Companies across the world are re-examining their sources for many kinds of goods because of supply issues linked to the COVID-19 pandemic.
Many businesses – from multinational clothing makers to electronics manufacturers – are considering other countries for imports as they move away from China.
China was hit hard by the pandemic and the government established a “zero-COVID” policy. This led to widespread problems in the worldwide supply chain.
Experts say that means countries in Southeast Asia and Latin America are becoming new go-to places for much-needed goods.
Jayant Menon is a visiting representative with the ISEAS-Yusof Ishak Institute’s Regional Economic Studies Program in Singapore. He told VOA that since the pandemic, China’s traditional role as the world’s factory will be reduced. American and European multinational companies will now be looking for parts, labor, and factory processes elsewhere.
Menon said, “Countries like China that mismanage COVID will suffer greatly.” He said that is because their “zero COVID” efforts have caused major problems for supply chains.
When Southeast Asian countries – including Vietnam, Thailand, and Indonesia – were lifting pandemic restrictions, China set lockdowns in two major cities. The lockdowns affected factory orders and caused worker shortages, which raised product prices.
Nations such as Vietnam and Thailand were already taking business from China before 2020. This was largely linked to rising Chinese labor costs and higher taxes that resulted from a trade dispute between China and the United States.
Menon said, “I think Southeast Asia will clearly be a beneficiary of all this reconfiguration taking place.” He said countries like Vietnam, and to a lesser degree Thailand and Malaysia, “have already seen gains from restructuring of supply chains.”
Menon added that Vietnam has a lead because of its skilled workforce, pro-business reforms, and a network of free trade agreements. Electronics companies Samsung and Intel both operate in Vietnam, as do foreign-invested car factories.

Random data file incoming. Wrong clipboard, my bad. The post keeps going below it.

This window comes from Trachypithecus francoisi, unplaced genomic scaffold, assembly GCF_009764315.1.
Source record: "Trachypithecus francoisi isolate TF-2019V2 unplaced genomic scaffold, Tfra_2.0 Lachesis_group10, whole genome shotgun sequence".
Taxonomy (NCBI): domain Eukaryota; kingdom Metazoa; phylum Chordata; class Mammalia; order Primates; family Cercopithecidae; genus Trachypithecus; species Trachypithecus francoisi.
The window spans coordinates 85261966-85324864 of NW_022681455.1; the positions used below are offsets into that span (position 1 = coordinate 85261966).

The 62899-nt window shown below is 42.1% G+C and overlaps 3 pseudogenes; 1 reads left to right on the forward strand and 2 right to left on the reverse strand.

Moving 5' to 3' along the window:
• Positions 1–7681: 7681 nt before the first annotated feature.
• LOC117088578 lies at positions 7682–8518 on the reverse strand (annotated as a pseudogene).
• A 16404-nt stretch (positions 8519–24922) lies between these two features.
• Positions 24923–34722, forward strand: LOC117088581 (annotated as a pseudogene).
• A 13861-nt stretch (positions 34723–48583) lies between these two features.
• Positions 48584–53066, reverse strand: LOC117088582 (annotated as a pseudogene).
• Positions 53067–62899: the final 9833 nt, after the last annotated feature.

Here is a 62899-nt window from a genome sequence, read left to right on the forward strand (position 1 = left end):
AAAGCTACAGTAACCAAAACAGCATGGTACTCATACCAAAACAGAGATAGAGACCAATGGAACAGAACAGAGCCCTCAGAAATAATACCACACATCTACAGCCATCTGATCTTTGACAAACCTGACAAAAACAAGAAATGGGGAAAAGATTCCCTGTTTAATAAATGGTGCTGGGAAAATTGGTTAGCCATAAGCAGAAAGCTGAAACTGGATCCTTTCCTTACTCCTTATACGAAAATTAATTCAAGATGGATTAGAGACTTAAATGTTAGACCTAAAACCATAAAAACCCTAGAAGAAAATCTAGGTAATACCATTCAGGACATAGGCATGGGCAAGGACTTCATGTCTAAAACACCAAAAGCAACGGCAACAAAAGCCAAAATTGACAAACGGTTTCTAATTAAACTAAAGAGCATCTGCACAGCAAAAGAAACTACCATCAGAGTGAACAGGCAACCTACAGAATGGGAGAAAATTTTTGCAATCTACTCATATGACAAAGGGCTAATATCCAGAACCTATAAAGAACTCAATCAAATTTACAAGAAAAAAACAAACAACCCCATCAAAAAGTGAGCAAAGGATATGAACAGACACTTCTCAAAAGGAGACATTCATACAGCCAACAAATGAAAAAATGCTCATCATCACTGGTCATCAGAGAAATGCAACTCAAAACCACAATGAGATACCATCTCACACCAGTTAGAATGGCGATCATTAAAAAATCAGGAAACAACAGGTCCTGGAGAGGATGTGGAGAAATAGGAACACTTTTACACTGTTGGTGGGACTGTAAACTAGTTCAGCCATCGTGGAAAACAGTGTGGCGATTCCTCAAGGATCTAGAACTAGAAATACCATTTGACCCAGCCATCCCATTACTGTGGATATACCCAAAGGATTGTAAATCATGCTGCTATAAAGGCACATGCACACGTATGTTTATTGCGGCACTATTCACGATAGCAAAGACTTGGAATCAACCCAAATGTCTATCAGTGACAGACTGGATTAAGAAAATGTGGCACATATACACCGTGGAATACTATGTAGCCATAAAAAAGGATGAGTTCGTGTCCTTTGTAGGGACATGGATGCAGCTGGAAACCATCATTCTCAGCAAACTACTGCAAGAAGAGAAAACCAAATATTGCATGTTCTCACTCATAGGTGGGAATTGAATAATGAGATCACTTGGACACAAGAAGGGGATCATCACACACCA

Rajiv Biswas is an economist with S&P Global Market Intelligence in Singapore. He told VOA that multinationals are likely to expand industrial abilities, or capacity, in multiple places. But, they are expected to stay in China for its market of a billion-plus people.
Biswas said, “They will still continue producing in China, but they will create additional production capacity in other hubs.”
In Latin America, especially its industrial hub of Mexico, products have been selling to the all-important U.S. market. Mexico is expected to keep benefitting from a process called near-shoring. This is based on the idea that since Mexico and the U.S. have a common time zone and similar culture and languages, it is easier for American businesses to do business there than in other places.
Evan Ellis is a professor of Latin American studies at the U.S. Army War College Strategic Studies Institute. He said Brazil makes sense as a place to do business for companies in need of the country’s natural resources.
Ellis said Brazil can also be a good market for companies selling cars. This is because the country has a market of 212 million people, many of whom live in middle-class cities. Ellis noted, however, that costs and local laws can cause difficulties for investors in Brazil.
I’m Gregory Stachel.
Ralph Jennings reported this story for VOA News. Gregory Stachel adapted it for VOA Learning English.
Words in This Story
source – n. where something comes from
supply chain – n. the systems and organization involved from manufacturing a product to providing it to a buyer
role – n. the job someone or something has in a particular situation
mismanage – v. to manage or control (something) badly
beneficiary – n. someone or something that benefits from something
configure – v. to arrange or prepare (something) so that it can be used
hub – n. the central and most active part or place
benefit – v. to be helped by something
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